Dark Six

This pantheon within the Sovereign Host is focused on the destructive and potentially evil aspects of the world. Their worship is technically integrated into that of the Host, but they are usually only prayed to by Vassals to prevent disaster or misfortune. Exclusive worship of this pantheon is more common among those on the fringe of mainstream society.


  • The Schism
    • While there is no ironclad myth of the Six’s separation from the other Nine of the Host, the general story starts with the rape of Arawai by the Devourer. The line is then drawn according to the interpretation. Some say the line is drawn between the civilized and savage, others between the restrained elements of reality and the free. Whatever the division, the Dark Six remain in the Host, but as a separate entity.
  • Practice
    • Symbols and Rituals: Each god has their own symbol, but the Dark Six as a whole is usually represented by a six-pointed figure, the most common of which is the Dark Star, or Hexagram. A horizontal line is crossed perpendicularly by two lines of equal length, with points colored for each god. The prayers and rituals mirror those of the mainstream Vassals, but special notice is given during times of war through offerings.
    • Dark Six followers are usually called Disciples, a term for any Vassal who focuses too much on one or two gods. Priests are usually secretive and requirements vary, but initiation ceremonies usually involve the aspect of their patron god, like self-mutilation for the Mockery or a show of dark magic for the Shadow. The hierarchy is usually loose, except where worship is publicly excepted. In these places (mostly Darguun and Droaam), liturgical councils are organized, but devote themselves to one god. Because of the rough and secret nature of these churches, defrocking also usually includes execution.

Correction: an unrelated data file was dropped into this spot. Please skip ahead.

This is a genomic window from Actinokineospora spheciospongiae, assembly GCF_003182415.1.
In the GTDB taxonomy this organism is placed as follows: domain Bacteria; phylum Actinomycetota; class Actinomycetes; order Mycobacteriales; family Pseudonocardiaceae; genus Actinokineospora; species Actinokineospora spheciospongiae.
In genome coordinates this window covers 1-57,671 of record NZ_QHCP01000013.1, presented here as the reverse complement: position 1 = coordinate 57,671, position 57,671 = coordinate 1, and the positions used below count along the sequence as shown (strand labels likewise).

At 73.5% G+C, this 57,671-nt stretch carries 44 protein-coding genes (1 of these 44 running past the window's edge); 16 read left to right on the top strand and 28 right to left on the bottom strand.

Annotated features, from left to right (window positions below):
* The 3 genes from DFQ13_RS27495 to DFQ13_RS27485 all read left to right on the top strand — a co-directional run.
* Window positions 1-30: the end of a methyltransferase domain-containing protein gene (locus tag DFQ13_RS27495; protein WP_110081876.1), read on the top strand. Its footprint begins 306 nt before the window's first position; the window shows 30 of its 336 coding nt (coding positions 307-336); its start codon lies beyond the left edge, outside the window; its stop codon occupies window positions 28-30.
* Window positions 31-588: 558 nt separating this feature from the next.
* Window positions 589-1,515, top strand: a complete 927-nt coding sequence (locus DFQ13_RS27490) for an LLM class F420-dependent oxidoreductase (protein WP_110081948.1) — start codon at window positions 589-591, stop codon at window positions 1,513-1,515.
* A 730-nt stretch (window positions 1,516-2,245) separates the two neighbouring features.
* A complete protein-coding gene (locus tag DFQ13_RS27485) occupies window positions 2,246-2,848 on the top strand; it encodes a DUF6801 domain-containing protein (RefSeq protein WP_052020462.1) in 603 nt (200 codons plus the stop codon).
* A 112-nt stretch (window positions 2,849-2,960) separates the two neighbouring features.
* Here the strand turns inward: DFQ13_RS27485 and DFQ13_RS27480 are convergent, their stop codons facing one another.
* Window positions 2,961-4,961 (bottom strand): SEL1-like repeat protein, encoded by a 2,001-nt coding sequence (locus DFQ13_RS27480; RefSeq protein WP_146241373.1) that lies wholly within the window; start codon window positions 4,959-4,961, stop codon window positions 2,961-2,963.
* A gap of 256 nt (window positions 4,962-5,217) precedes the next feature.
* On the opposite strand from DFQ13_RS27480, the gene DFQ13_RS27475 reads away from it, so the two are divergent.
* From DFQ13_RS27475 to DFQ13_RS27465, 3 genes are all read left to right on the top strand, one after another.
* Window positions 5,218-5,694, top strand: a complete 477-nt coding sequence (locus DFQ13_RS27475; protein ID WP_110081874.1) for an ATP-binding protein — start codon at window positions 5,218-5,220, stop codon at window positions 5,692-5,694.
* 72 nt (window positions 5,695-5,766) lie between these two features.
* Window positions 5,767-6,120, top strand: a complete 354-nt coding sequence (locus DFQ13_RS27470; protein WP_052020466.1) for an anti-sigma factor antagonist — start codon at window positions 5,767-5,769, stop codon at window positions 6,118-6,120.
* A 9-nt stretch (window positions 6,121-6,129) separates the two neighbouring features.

• Dates: The regular calendar has several holidays for the Dark Six, but those usually drive Host worshippers indoors for safety, as the Disciples celebrate through acts that mirror their gods’. Disciples also organize the calendar differently, tying every two months to one of their gods (for instance, Zarantyr and Olarune are the Devouring).
    • Evangelism and Acceptance: During the Last War, priests of the Shadow, Mockery, and Fury met in secret, determined to spread their faith during the turbulent time. Working within the official clergy of the Host, they encouraged soldiers to thank the Fury, assassins to pray to the Mockery, and so on. This practice grew alongside charity from these churches, and slowly, the stigma lessened. This coupled with general anger and desperation caused by the Last War made public worship acceptable in certain places.
  • Dogma
    • It is too simplistic to call Disciples of the Six evil. Many of the gods of the Dark Six are less civilized and their realms less safe, but the Fury can win a battle for an oppressed minority, and the Traveler can bring unexpected gifts along with chaos.
    • Disciples usually focus on one or two dark gods, following a local tradition that was passed down, like goblins who turned their war god into the Mockery, or local merchants who accepted the Keeper as their god of profit.
    • Death and Afterlife. While Host followers accept death and Dolurrh as the end of their soul’s divinity and inevitable, Dark Six worshippers believe that gods can rescue a person from Dolurrh at a whim, making the afterlife a punishment and not the natural end of life.